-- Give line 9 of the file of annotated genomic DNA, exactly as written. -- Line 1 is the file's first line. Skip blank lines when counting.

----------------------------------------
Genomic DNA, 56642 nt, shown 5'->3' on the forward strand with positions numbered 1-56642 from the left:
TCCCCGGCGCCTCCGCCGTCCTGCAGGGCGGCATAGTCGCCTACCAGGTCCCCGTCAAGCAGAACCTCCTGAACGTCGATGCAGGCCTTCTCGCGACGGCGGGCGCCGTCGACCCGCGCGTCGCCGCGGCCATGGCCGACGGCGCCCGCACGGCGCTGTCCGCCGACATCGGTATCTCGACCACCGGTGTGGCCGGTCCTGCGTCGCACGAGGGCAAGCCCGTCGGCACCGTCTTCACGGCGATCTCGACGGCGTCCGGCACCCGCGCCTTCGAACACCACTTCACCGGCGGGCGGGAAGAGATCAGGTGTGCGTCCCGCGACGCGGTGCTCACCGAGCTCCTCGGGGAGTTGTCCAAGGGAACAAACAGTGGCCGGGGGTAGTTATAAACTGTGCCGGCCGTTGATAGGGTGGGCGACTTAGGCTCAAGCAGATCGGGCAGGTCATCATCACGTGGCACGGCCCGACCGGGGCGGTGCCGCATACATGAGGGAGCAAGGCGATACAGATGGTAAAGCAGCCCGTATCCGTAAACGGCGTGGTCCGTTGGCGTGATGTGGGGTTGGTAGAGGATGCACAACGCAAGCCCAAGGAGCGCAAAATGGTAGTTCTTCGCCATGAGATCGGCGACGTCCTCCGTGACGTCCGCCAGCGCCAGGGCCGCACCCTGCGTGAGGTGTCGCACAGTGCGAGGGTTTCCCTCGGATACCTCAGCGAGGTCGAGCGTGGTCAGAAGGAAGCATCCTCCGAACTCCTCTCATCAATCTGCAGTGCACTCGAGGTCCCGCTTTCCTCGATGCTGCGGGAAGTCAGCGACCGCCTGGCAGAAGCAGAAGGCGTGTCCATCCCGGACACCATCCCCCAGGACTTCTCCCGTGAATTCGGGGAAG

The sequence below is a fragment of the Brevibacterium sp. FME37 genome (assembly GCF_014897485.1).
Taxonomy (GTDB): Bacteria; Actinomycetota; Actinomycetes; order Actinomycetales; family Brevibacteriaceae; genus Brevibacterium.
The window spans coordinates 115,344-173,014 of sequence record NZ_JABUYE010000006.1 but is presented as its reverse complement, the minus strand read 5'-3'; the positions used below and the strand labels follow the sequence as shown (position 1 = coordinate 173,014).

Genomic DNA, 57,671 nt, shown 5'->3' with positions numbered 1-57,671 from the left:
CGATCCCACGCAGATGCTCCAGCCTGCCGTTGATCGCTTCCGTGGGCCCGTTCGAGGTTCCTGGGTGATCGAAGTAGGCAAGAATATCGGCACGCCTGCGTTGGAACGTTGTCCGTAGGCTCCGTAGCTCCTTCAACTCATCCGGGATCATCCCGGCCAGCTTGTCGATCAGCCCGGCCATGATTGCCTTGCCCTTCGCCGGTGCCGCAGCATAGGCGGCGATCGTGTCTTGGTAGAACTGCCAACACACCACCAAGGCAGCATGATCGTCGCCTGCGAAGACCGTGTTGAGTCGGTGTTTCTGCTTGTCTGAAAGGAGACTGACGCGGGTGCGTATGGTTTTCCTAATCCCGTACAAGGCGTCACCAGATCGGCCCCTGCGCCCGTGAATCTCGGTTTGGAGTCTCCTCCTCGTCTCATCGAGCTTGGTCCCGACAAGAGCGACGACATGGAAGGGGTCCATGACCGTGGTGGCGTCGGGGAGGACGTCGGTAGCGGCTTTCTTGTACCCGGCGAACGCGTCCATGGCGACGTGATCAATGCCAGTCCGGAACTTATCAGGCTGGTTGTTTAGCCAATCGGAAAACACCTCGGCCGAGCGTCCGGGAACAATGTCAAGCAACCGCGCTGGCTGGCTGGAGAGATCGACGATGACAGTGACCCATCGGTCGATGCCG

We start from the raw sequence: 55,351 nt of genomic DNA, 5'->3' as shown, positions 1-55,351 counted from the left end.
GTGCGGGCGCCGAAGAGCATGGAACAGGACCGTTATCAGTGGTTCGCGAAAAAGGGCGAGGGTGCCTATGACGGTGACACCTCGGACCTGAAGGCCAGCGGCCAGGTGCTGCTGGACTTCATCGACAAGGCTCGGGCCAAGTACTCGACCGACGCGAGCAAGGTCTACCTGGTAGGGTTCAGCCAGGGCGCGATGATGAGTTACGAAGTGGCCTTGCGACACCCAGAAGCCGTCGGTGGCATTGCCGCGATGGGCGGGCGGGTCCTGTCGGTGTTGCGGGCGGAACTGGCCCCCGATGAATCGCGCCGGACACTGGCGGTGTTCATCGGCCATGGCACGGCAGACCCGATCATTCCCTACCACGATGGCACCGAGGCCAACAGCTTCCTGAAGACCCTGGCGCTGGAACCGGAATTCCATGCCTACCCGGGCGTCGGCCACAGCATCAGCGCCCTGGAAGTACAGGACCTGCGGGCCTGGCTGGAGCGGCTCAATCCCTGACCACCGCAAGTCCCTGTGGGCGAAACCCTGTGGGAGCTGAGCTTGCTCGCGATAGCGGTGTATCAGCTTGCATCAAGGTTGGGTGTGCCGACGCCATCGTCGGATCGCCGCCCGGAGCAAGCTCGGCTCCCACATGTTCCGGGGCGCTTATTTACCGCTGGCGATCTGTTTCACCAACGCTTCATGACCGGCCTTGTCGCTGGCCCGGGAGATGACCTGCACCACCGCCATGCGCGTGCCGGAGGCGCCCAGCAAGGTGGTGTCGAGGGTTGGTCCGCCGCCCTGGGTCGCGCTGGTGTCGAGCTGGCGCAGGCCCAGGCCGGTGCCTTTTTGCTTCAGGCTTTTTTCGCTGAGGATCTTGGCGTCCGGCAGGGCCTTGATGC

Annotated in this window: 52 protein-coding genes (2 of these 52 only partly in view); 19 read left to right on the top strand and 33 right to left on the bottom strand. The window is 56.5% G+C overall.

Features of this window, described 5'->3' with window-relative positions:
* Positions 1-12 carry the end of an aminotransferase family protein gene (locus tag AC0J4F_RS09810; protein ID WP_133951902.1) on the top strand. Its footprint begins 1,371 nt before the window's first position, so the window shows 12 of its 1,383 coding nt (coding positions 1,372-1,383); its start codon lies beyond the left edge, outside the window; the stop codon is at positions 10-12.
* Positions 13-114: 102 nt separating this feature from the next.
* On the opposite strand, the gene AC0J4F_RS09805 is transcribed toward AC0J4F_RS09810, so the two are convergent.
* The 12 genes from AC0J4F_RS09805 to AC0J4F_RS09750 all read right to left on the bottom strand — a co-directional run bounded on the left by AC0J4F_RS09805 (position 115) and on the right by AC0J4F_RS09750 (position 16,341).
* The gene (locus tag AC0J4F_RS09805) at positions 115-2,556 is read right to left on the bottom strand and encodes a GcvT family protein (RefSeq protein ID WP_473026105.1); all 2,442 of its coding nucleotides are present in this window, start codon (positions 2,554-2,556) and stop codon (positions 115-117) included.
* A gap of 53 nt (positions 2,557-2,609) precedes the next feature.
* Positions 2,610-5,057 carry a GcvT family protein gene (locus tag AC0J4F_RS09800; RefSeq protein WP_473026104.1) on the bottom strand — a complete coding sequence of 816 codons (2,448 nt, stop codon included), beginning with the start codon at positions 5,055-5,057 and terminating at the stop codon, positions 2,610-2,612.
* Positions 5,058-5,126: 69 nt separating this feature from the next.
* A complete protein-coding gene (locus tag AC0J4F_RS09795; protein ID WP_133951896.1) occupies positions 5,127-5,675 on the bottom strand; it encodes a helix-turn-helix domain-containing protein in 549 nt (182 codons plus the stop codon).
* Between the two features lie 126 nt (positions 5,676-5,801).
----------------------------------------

GTGCGGGCGCCGAAGAGCATGGAACAGGACCGTTATCAGTGGTTCGCGAAAAAGGGCGAGGGTGCCTATGACGGTGACACCTCGGACCTGAAGGCCAGCGGCCAGGTGCTGCTGGACTTCATCGACAAGGCTCGGGCCAAGTACTCGACCGACGCGAGCAAGGTCTACCTGGTAGGGTTCAGCCAGGGCGCGATGATGAGTTACGAAGTGGCCTTGCGACACCCAGAAGCCGTCGGTGGCATTGCCGCGATGGGCGGGCGGGTCCTGTCGGTGTTGCGGGCGGAACTGGCCCCCGATGAATCGCGCCGGACACTGGCGGTGTTCATCGGCCATGGCACGGCAGACCCGATCATTCCCTACCACGATGGCACCGAGGCCAACAGCTTCCTGAAGACCCTGGCGCTGGAACCGGAATTCCATGCCTACCCGGGCGTCGGCCACAGCATCAGCGCCCTGGAAGTACAGGACCTGCGGGCCTGGCTGGAGCGGCTCAATCCCTGACCACCGCAAGTCCCTGTGGGCGAAACCCTGTGGGAGCTGAGCTTGCTCGCGATAGCGGTGTATCAGCTTGCATCAAGGTTGGGTGTGCCGACGCCATCGTCGGATCGCCGCCCGGAGCAAGCTCGGCTCCCACATGTTCCGGGGCGCTTATTTACCGCTGGCGATCTGTTTCACCAACGCTTCATGACCGGCCTTGTCGCTGGCCCGGGAGATGACCTGCACCACCGCCATGCGCGTGCCGGAGGCGCCCAGCAAGGTGGTGTCGAGGGTTGGTCCGCCGCCCTGGGTCGCGCTGGTGTCGAGCTGGCGCAGGCCCAGGCCGGTGCCTTTTTGCTTCAGGCTTTTTTCGCTGAGGATCTTGGCGTCCGGCAGGGCCTTGATGC